Hepatitis B virus quasispecies evolution after liver transplantation in patients under long-term lamivudine prophylaxis with or without hepatitis B immune globulin

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To investigate an optimal long-term prophylactic strategy for prevention of hepatitis B virus (HBV) recurrence after liver transplantation, we conducted a randomized study of 29 transplant recipients receiving a short course of hepatitis B immune globulin (HBIg) + lamivudine (LAM), followed by randomization to long-term prophylaxis with LAM with or without HBIg.


The efficacy and safety, and impact on survival and HBV recurrence of these 2 prophylactic regimens were compared over a mean period of 10 years. In patients with viral recurrence, the HBV quasispecies in the surface/polymerase region were studied by ultra-deep pyrosequencing (UDPS).


The 10-year survival rate was 76% and was not affected by the type of prophylaxis. Four patients had hepatitis B surface antigen (HBsAg) recurrence within the first 48 months after orthotopic liver transplantation (OLT). HBsAg-positive and -negative patients showed similar mean survival times, with no differences between the 2 regimens. Low HBV DNA levels were transiently detected in 32% of HBsAg-negative patients. UDPS showed major changes after OLT in the HBV quasispecies of patients with viral recurrence, which may be explained by a “bottleneck” effect of OLT together with prophylactic therapy.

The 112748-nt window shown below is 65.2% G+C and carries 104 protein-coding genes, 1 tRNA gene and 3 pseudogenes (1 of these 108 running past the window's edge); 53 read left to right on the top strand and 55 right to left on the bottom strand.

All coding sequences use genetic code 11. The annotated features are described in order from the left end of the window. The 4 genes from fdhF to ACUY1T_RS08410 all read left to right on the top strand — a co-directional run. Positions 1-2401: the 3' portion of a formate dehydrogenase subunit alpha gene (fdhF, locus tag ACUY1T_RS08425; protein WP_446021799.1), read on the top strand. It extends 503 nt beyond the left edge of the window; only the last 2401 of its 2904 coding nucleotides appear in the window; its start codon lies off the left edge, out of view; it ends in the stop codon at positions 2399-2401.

Long-term survival after OLT in end-stage chronic hepatitis B patients was good with both prophylactic strategies. However, low, transient HBV DNA levels were detected even in the absence of HBsAg, showing the importance of continuing HBV prophylaxis.

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